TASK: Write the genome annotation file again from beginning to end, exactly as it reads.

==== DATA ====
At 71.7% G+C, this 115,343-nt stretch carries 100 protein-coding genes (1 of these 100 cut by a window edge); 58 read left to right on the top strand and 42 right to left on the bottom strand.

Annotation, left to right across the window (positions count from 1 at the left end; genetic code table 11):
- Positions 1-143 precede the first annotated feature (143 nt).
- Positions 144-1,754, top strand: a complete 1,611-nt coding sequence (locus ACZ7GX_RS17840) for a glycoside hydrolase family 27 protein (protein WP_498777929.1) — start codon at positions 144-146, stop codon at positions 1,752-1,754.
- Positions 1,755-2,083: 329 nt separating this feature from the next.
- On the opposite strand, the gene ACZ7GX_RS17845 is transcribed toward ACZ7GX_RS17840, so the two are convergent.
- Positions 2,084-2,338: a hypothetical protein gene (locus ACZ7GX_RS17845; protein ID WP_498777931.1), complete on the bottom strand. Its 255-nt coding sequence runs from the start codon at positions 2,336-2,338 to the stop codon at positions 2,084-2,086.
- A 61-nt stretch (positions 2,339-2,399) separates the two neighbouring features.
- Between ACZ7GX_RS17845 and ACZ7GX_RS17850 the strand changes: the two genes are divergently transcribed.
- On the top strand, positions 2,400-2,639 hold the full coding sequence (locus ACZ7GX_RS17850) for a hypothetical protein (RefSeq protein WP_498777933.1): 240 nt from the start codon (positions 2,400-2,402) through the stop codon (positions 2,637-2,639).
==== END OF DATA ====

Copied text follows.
At 71.7% G+C, this 115,343-nt stretch carries 100 protein-coding genes (1 of these 100 cut by a window edge); 58 read left to right on the top strand and 42 right to left on the bottom strand.

Annotation, left to right across the window (positions count from 1 at the left end; genetic code table 11):
- Positions 1-143 precede the first annotated feature (143 nt).
- Positions 144-1,754, top strand: a complete 1,611-nt coding sequence (locus ACZ7GX_RS17840) for a glycoside hydrolase family 27 protein (protein WP_498777929.1) — start codon at positions 144-146, stop codon at positions 1,752-1,754.
- Positions 1,755-2,083: 329 nt separating this feature from the next.
- On the opposite strand, the gene ACZ7GX_RS17845 is transcribed toward ACZ7GX_RS17840, so the two are convergent.
- Positions 2,084-2,338: a hypothetical protein gene (locus ACZ7GX_RS17845; protein ID WP_498777931.1), complete on the bottom strand. Its 255-nt coding sequence runs from the start codon at positions 2,336-2,338 to the stop codon at positions 2,084-2,086.
- A 61-nt stretch (positions 2,339-2,399) separates the two neighbouring features.
- Between ACZ7GX_RS17845 and ACZ7GX_RS17850 the strand changes: the two genes are divergently transcribed.
- On the top strand, positions 2,400-2,639 hold the full coding sequence (locus ACZ7GX_RS17850) for a hypothetical protein (RefSeq protein WP_498777933.1): 240 nt from the start codon (positions 2,400-2,402) through the stop codon (positions 2,637-2,639).